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These activities focus on works of art in the Whitney’s collection and special exhibitions. Through discussion, research, art making, and writing activities, we hope to encourage close looking, foster conversation between students, and connect artwork to classroom learning. Learn about our four artist-centered themes.

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Create a new kind of portrait.

Lorna Simpson has used portraiture, biography, text, and metaphor to examine the construction of identity. Simpson juxtaposes carefully chosen pictures and words to question what people know and understand about African American history and experience. She asks the viewer to think about the relationship between photographs and text. In 2 Tracks, it is hard to tell very much about the young woman who faces away from the camera.

Discuss this portrait as a class. Why would Simpson choose to show this woman’s back, and not her face? How might the words BACK and TRACK relate to the photograph? If this woman could turn around and speak to you, what do you think she might say? What would you say to her?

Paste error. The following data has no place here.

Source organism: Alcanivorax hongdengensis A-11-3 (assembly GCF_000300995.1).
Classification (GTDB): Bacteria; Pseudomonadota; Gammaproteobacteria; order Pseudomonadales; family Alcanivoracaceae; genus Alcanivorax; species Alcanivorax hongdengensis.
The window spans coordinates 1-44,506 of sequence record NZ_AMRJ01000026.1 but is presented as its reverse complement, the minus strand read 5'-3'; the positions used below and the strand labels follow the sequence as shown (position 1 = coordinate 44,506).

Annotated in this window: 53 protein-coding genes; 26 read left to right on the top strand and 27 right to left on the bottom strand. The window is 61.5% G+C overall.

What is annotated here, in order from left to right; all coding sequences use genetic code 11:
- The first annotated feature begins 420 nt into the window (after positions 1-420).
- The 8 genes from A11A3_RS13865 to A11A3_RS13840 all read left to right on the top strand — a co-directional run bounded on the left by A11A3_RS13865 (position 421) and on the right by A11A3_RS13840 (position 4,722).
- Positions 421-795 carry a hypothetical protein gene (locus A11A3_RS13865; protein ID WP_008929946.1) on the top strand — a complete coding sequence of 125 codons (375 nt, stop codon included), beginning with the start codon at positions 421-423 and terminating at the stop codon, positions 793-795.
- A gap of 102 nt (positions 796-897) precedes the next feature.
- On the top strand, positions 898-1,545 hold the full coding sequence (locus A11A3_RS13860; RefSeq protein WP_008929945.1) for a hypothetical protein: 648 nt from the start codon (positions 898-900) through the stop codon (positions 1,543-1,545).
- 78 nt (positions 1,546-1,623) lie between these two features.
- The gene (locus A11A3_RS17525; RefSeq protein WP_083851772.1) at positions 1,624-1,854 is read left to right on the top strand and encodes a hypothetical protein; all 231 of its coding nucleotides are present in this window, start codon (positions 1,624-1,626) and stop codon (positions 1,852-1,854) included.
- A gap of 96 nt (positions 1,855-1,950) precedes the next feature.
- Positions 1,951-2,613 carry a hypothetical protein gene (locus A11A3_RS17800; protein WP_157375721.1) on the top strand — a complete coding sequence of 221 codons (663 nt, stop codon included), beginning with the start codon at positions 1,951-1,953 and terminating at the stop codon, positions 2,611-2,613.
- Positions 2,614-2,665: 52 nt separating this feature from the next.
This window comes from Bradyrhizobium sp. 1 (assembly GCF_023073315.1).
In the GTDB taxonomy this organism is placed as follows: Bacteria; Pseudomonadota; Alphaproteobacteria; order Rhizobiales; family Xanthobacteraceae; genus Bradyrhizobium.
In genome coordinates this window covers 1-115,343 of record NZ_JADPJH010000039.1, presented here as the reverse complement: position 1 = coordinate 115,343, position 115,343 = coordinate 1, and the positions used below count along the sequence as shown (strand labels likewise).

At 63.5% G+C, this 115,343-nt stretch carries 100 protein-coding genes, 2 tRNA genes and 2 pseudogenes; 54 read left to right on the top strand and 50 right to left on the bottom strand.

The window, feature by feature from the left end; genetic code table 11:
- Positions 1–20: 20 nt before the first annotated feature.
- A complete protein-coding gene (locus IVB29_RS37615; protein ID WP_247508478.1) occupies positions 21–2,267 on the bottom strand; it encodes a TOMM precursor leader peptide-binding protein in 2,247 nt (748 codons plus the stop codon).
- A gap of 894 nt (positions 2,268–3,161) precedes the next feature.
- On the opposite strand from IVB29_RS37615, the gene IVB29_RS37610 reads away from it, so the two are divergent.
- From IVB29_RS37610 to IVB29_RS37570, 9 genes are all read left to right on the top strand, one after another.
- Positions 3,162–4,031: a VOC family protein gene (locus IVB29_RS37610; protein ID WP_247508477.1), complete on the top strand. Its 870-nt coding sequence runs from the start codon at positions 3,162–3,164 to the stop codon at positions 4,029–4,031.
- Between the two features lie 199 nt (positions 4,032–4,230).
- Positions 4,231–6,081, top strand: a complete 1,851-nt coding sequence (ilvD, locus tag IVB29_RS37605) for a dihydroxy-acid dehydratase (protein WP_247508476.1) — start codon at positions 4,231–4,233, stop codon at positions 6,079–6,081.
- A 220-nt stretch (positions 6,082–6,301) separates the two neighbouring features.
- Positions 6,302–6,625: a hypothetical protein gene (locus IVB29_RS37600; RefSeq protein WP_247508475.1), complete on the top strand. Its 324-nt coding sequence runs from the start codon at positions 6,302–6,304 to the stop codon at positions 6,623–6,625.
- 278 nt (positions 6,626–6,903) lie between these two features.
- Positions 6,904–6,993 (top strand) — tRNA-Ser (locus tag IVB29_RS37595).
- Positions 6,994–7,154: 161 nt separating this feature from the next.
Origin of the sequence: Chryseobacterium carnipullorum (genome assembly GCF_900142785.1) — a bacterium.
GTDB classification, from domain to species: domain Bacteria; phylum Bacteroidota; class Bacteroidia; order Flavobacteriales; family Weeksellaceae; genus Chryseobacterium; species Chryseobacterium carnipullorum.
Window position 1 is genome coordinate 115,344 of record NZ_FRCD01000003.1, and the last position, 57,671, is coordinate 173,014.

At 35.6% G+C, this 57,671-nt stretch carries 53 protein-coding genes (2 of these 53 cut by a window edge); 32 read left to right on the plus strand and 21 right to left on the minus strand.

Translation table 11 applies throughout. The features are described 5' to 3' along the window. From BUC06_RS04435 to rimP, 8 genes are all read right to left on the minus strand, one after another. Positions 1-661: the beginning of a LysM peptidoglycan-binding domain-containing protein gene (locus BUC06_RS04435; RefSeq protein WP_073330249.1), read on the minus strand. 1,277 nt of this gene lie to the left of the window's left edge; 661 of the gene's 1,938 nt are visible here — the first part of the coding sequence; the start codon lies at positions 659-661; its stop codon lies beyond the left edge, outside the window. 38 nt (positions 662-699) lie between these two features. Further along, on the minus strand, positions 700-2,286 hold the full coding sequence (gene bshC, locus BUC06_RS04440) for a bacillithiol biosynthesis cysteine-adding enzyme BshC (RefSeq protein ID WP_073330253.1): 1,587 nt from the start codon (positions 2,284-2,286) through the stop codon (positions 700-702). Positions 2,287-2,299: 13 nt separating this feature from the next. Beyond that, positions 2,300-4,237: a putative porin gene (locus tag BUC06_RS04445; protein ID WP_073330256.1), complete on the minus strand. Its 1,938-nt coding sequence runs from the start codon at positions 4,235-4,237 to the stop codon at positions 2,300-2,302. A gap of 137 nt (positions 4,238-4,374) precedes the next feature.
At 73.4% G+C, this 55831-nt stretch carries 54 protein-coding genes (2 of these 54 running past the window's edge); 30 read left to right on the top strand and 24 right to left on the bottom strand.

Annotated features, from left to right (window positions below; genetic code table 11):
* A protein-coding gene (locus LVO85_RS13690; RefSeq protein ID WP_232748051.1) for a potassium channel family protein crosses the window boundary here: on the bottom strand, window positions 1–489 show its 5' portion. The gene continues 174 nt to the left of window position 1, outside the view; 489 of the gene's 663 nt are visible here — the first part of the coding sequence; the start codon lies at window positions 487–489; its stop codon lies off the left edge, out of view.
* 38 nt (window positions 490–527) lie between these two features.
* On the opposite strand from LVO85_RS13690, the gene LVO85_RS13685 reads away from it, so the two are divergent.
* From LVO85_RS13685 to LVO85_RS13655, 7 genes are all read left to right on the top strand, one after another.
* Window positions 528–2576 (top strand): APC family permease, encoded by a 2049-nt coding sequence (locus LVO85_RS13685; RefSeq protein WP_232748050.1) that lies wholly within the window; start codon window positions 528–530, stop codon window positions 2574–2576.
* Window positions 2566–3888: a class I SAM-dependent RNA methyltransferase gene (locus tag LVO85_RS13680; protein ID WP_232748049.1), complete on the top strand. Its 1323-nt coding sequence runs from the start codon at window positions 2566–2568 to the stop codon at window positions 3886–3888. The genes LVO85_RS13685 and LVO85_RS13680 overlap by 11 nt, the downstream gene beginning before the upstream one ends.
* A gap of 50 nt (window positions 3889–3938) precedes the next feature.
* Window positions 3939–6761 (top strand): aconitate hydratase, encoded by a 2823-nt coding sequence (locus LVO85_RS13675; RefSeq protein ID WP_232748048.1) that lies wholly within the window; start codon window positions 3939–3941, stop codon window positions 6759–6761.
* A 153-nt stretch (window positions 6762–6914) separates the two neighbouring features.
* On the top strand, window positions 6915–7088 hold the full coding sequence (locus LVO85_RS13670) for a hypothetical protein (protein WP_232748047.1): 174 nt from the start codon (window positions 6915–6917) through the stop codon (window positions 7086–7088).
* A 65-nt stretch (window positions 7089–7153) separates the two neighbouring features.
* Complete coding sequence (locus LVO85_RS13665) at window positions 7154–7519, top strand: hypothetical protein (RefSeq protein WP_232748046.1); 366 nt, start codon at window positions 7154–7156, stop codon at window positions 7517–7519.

Ask students to find a partner and  have them take pictures of each other from behind, so that their face doesn’t show. Have them each write two words that describe their ‘back’ portrait. Discuss these images and words as a class. What can clothes, hair, and surroundings tell you about a person? How do you make those judgments or assessments? What might be accurate, and what might be misleading?

Lorna Simpson, 2 Tracks, 1990  91.59.4a-e For Teachers